Although diagnostic techniques for viral pathogens are accepted and applied in more and more hospitals, the nonspecific clinical manifestations of respiratory infections pose considerable challenges to the differential diagnosis of these pathogens.
Most respiratory viruses lacked specific therapeutic drugs, and clinicians judged viral infections based on blood routine. Because some clinicians think the accurate diagnosis of viral pathogens is of little significance, this kind of thinking hinders the accurate diagnosis of viral etiology.
Furthermore, the specimen collection staff should carry out systematic training, and the inspectors should conduct a preliminary assessment of the sent specimens to see whether they have collected specimens that meet the requirements.
Early and accurate diagnosis of the causative pathogen of respiratory tract infection is critical for implementing appropriate antiviral or antibacterial therapy, initiating effective infection control measures, and shortening the length of hospital stay.
– Antigen detection assays
Antigen tests are immunoassays that detect the presence of specific viral antigens. Rapid immunoassays (RIA) take a sample from the nose or throat, and can provide test results in less than 30 minutes. RIAs are inexpensive and easy to perform. Currently, RIAs are mostly limited to detecting influenza A, B virus, and RSV.
– Serological test
Serological testing, usually taken from a finger or arm, and can identify most respiratory pathogens, such as RSV, adenovirus, influenza A, and B. Serological test can also detect coinfections in hospitalized children with acute respiratory infections other than infants. Nevertheless, serological testing has limited clinical utility compared with PCR and cannot identify frequently recurring viral infections.
A nucleic acid amplification test (NAAT) is a method of swabbing the nose or saliva and testing for current infection with the SARS-CoV-2 virus. It can detect COVID-19 variants, including delta variants and omicron variants. Since the beginning of the COVID-19 pandemic, NAAT, authorized by the U.S. Food and Drug Administration (FDA), has been considered the “gold standard” for determining whether adults and children are infected with COVID-19. The PCR test is considered the most accurate NAAT test, and PCR tests are less likely to produce errors than antigen tests.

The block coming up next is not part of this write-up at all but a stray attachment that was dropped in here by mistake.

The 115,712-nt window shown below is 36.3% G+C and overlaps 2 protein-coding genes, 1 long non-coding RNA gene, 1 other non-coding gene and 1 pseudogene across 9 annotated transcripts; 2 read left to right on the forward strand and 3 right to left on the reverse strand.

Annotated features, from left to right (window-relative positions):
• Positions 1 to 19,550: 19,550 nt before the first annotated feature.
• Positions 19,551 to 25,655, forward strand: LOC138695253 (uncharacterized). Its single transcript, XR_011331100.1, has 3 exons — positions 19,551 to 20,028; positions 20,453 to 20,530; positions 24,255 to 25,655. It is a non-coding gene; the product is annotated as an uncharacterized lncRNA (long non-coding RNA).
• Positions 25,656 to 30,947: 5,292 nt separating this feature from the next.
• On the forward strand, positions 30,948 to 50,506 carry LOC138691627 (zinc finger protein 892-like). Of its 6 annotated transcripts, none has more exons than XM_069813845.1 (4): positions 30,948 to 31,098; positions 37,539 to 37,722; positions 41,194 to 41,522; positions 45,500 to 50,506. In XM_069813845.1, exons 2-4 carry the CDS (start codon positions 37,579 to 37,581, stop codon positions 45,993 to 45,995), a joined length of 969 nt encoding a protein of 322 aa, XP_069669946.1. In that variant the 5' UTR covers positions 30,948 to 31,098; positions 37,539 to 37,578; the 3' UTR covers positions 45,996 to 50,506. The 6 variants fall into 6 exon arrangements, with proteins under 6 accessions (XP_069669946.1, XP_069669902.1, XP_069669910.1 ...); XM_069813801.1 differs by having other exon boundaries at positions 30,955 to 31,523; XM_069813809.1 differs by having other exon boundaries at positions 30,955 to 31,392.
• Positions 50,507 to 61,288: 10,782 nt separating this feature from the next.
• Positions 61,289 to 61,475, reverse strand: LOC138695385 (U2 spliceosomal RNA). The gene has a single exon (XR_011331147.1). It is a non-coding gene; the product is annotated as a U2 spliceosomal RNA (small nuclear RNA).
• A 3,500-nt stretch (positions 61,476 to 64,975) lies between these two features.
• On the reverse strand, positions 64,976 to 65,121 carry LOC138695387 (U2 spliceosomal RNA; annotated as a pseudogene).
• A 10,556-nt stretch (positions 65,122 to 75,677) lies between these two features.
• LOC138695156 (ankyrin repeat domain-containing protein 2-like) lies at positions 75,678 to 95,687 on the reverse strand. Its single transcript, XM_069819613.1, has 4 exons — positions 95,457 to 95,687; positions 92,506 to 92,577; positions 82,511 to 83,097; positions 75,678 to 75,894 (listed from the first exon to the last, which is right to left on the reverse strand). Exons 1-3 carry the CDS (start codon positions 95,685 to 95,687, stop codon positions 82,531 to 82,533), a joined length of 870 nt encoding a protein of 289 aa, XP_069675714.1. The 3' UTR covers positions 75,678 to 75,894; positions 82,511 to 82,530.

Sansure: SARS-CoV-2, Influenza Virus and Respiratory Syncytial Virus Multiple Nucleic Acid Diagnostic Kit (PCR-Fluorescence Probing)
Respiratory tract infection has always been an important issue of concern worldwide. Sansure Biotech Inc. is committed to becoming a gene technology provider, offering solutions for respiratory pathogen detection. Sansure’s respiratory pathogen detection solutions allow rapid and accurate identification of pathogens and diagnostic evidence for co-infected pathogens. SARS-CoV-2, Influenza Virus and Respiratory Syncytial Virus Multiple Nucleic Acid Diagnostic Kit (PCR-Fluorescence Probing) is a real-time RT-PCR test newly developed by Sansure. This nasopharyngeal and oropharyngeal swab uses one-tube fast-release and advanced magnetic beads technology. The test results for 3 respiratory pathogens (SARS-CoV-2, Flu, RSV) can be obtained with 1 RT-PCR test. In addition, the kit’s sensitivity can be as high as 500 copies/m, which can help clinical laboratory personnel accurately detect 3 respiratory pathogens.
Contact us for more information about Sansure respiratory tract infections solutions.
 Children aged <5 years with acute respiratory infection (ARI) symptoms taken to facility (%).
 RSV in Infants and Young Children
 COVID-19 and children
Available at: https://data.unicef.org/covid-19-and-children/
 Nucleic Acid Amplification Tests (NAATs)
Available at: https://www.cdc.gov/coronavirus/2019-ncov/lab/naats.html